Traveling with Children: Emergency Preparation

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It is common for nature-based or adventure tourists to pack emergency kits. However, I would encourage all travelers to create a kit, regardless of the type of trip planned.  Youngsters tends to be high energy, courageous and perhaps a little more accident prone compared to older, more seasoned travelers. The reality is, as a parent/guardian you are assuming a greater level of responsibility when you decide to travel with minors. So, keep in mind the type of activities you have planned and remember to grab some essentials for your day pack.

Fist aid kit! Image by Graphic Fuel. Retrieved from Flickr and used under Creative Commons Licensing.

Fist aid kit! Image by Graphic Fuel. Retrieved from Flickr and used under Creative Commons Licensing.

The Basics (travel sized):

  • Band Aides
  • Antiseptic
  • Gauze
  • Bandage/Wrap
  • Small Ice Pack (some can serve as a heating packet as well)
  • Copy of Medical Cards (front & back)
  • Compass-you are traveling after all 😉
  • Emergency/Contact Information**

As a special note, it’s always good to consider dressing in layers (weather changes), bringing high protein snacks, water, sunscreen and bug repellent.

** The story that prompted this post:

When my son was two years old, I spent a summer visiting my brother overseas. Sadly, it only dawned on me during the return trip home how naive and irresponsible I had been.  What if something would have happened to me in route? Although this is the risk any parent/guardian takes when traveling with minors-there are some things that can be done in case of an emergency to help you/your family. First, I would suggest simply listing additional information (i.e. names, language(s) spoken, emergency contact, special medical instructions [i.e. diabetic, allergies, etc.], along with start and end destinations) in an accessible (but still private) location such as in your child’s backpack, diaper bag, and/or suitcase. The parent/guardian should also keep a copy with them at all times as well.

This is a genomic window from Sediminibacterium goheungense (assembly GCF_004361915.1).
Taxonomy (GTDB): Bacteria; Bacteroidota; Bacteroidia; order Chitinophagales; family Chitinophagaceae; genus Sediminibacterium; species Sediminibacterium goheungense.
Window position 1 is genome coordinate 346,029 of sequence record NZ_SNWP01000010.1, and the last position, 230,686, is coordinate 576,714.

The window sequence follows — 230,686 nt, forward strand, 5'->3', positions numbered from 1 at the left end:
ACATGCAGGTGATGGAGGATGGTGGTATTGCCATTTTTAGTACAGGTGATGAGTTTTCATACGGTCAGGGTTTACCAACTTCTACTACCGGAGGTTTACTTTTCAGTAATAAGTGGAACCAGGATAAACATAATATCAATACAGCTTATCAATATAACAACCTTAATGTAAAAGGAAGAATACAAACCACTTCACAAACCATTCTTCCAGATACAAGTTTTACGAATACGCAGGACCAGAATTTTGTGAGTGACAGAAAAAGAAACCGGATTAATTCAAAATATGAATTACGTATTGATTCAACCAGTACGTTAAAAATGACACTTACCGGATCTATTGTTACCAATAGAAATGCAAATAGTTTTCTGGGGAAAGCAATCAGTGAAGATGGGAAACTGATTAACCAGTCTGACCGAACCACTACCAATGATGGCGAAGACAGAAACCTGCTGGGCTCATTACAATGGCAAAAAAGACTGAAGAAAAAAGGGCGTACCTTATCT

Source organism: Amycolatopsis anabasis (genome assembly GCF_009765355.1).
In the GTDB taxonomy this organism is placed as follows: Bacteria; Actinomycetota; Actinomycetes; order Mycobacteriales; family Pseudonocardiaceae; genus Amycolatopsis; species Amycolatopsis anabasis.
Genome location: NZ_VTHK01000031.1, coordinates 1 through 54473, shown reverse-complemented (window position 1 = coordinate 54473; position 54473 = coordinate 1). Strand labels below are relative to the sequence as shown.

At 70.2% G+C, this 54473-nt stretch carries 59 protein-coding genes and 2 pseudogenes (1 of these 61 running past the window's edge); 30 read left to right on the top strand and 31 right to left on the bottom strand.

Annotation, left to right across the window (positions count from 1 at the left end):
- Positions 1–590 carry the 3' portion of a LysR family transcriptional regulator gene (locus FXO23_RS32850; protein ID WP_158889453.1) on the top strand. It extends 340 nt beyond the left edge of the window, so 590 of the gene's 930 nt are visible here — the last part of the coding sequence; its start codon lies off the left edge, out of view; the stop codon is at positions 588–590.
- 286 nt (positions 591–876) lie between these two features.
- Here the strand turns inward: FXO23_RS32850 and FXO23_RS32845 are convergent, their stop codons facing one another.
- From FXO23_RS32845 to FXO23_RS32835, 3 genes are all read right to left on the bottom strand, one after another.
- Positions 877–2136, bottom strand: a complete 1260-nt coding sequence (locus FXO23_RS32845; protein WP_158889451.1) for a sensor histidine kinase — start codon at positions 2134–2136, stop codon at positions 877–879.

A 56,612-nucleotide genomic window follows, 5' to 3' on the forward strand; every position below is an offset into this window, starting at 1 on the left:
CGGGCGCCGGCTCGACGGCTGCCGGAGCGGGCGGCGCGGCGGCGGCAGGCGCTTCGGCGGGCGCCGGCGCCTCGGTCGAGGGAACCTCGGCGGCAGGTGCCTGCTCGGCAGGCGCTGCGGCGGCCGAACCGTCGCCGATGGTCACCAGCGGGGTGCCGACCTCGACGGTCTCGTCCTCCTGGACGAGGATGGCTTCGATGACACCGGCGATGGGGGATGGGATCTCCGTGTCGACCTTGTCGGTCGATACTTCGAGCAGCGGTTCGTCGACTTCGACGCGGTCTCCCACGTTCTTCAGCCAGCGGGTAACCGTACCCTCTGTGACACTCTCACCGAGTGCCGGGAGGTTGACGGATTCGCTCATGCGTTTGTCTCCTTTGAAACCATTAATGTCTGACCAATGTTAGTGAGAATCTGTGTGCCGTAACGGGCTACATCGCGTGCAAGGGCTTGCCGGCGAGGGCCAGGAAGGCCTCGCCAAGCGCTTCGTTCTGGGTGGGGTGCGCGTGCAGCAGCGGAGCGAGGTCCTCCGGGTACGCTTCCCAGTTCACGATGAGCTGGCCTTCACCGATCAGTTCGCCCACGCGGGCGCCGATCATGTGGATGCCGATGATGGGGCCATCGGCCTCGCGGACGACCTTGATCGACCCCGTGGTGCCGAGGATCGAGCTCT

I was fortunate that we had a successful and safe trip, but I promised myself I would do what I can to safeguard loved ones on future trips-regardless of the distance traveled (regionally, nationally, or internationally). I would encourage you to do so as well!

Wishing you safe travels-now & always!

Depending on the intensity of your trip, space and accessibility to other resources-here are some additional items  to consider packing and deserve an honorable mention:

  • Flashlights
  • Extra batteries
  • Duct tape (101 uses)
  • Throw away cell phone
  • Poncho
  • Pocket Knife
  • Whistle
  • Gloves
  • Flares
  • Seal-able Plastic Bags
  • Matches (dry case)
  • Heating pouches
  • Small Radio
  • Maps
  • Language/Travel guide
  • Appropriate Apps

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